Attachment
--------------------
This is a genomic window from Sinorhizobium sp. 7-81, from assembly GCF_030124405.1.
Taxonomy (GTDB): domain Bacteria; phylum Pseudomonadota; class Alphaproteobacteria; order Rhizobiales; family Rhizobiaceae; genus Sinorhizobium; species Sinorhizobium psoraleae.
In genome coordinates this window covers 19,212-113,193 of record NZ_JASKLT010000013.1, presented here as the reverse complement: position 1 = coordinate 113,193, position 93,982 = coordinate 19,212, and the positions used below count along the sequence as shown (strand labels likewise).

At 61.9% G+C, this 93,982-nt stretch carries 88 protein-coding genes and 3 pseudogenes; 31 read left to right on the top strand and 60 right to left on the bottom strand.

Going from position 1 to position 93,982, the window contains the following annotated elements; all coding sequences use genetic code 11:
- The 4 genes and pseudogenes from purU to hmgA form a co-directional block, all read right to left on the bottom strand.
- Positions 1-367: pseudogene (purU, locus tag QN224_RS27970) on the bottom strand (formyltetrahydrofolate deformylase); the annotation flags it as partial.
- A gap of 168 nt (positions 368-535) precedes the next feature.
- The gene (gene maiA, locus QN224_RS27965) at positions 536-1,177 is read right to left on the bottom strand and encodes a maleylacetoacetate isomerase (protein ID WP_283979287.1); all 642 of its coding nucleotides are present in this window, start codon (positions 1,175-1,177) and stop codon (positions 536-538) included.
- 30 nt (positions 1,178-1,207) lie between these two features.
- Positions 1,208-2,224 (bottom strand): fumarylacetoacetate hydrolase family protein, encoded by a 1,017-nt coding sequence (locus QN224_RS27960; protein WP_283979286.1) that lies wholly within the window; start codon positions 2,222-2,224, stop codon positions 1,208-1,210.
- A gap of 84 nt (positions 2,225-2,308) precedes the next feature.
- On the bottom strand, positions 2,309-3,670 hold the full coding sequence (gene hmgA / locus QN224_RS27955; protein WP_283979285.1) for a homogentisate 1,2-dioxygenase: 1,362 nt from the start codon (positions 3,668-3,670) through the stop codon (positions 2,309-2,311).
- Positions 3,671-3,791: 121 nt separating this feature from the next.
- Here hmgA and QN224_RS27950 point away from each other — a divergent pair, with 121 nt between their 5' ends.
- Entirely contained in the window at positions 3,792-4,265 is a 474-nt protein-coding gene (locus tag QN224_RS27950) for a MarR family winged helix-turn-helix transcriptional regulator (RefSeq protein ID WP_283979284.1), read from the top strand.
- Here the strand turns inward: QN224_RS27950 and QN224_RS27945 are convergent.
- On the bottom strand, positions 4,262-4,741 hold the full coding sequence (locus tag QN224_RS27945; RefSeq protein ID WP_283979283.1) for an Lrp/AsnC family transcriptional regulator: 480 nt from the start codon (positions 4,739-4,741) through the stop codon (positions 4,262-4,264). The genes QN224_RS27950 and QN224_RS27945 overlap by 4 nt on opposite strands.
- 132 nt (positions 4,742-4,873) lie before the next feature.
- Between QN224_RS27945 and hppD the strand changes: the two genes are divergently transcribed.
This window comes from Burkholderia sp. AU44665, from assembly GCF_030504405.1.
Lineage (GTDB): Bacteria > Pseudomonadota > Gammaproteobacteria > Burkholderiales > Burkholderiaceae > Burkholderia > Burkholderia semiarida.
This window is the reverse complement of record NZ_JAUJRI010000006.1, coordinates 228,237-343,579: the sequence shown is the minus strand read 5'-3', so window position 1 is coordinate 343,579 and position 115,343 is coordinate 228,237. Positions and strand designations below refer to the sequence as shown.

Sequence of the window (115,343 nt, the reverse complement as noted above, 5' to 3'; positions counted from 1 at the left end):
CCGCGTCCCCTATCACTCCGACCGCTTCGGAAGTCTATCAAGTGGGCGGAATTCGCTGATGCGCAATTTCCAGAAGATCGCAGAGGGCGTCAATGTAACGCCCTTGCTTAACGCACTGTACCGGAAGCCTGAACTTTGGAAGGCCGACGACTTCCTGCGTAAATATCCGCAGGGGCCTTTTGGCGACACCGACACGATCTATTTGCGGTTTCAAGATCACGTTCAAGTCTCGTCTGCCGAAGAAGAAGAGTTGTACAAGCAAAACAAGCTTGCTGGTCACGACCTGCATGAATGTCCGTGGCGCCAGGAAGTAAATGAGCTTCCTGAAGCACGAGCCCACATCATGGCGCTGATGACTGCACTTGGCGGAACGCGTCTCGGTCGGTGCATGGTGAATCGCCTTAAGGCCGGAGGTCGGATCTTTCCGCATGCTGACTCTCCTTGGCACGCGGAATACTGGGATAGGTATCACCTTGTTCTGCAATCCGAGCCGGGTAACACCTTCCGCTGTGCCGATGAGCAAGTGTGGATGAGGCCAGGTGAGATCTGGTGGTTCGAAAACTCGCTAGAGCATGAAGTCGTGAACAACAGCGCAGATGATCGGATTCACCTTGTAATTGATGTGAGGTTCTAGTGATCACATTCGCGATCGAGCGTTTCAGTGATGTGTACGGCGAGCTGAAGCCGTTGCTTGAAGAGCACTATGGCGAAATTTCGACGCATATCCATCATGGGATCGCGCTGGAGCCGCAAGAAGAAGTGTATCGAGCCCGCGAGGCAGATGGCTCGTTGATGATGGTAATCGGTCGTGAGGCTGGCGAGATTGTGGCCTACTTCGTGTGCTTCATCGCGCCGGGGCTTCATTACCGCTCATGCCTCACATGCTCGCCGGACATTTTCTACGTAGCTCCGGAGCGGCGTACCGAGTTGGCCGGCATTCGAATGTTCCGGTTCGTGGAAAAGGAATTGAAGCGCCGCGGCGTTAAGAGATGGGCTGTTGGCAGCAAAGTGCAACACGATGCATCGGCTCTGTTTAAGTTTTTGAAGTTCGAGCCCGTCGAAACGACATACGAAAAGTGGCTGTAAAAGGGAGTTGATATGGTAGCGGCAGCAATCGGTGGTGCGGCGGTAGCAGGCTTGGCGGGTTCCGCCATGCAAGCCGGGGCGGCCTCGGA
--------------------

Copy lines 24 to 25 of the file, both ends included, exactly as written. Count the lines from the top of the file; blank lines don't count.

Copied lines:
Sequence of the window (115,343 nt, the reverse complement as noted above, 5' to 3'; positions counted from 1 at the left end):
CCGCGTCCCCTATCACTCCGACCGCTTCGGAAGTCTATCAAGTGGGCGGAATTCGCTGATGCGCAATTTCCAGAAGATCGCAGAGGGCGTCAATGTAACGCCCTTGCTTAACGCACTGTACCGGAAGCCTGAACTTTGGAAGGCCGACGACTTCCTGCGTAAATATCCGCAGGGGCCTTTTGGCGACACCGACACGATCTATTTGCGGTTTCAAGATCACGTTCAAGTCTCGTCTGCCGAAGAAGAAGAGTTGTACAAGCAAAACAAGCTTGCTGGTCACGACCTGCATGAATGTCCGTGGCGCCAGGAAGTAAATGAGCTTCCTGAAGCACGAGCCCACATCATGGCGCTGATGACTGCACTTGGCGGAACGCGTCTCGGTCGGTGCATGGTGAATCGCCTTAAGGCCGGAGGTCGGATCTTTCCGCATGCTGACTCTCCTTGGCACGCGGAATACTGGGATAGGTATCACCTTGTTCTGCAATCCGAGCCGGGTAACACCTTCCGCTGTGCCGATGAGCAAGTGTGGATGAGGCCAGGTGAGATCTGGTGGTTCGAAAACTCGCTAGAGCATGAAGTCGTGAACAACAGCGCAGATGATCGGATTCACCTTGTAATTGATGTGAGGTTCTAGTGATCACATTCGCGATCGAGCGTTTCAGTGATGTGTACGGCGAGCTGAAGCCGTTGCTTGAAGAGCACTATGGCGAAATTTCGACGCATATCCATCATGGGATCGCGCTGGAGCCGCAAGAAGAAGTGTATCGAGCCCGCGAGGCAGATGGCTCGTTGATGATGGTAATCGGTCGTGAGGCTGGCGAGATTGTGGCCTACTTCGTGTGCTTCATCGCGCCGGGGCTTCATTACCGCTCATGCCTCACATGCTCGCCGGACATTTTCTACGTAGCTCCGGAGCGGCGTACCGAGTTGGCCGGCATTCGAATGTTCCGGTTCGTGGAAAAGGAATTGAAGCGCCGCGGCGTTAAGAGATGGGCTGTTGGCAGCAAAGTGCAACACGATGCATCGGCTCTGTTTAAGTTTTTGAAGTTCGAGCCCGTCGAAACGACATACGAAAAGTGGCTGTAAAAGGGAGTTGATATGGTAGCGGCAGCAATCGGTGGTGCGGCGGTAGCAGGCTTGGCGGGTTCCGCCATGCAAGCCGGGGCGGCCTCGGA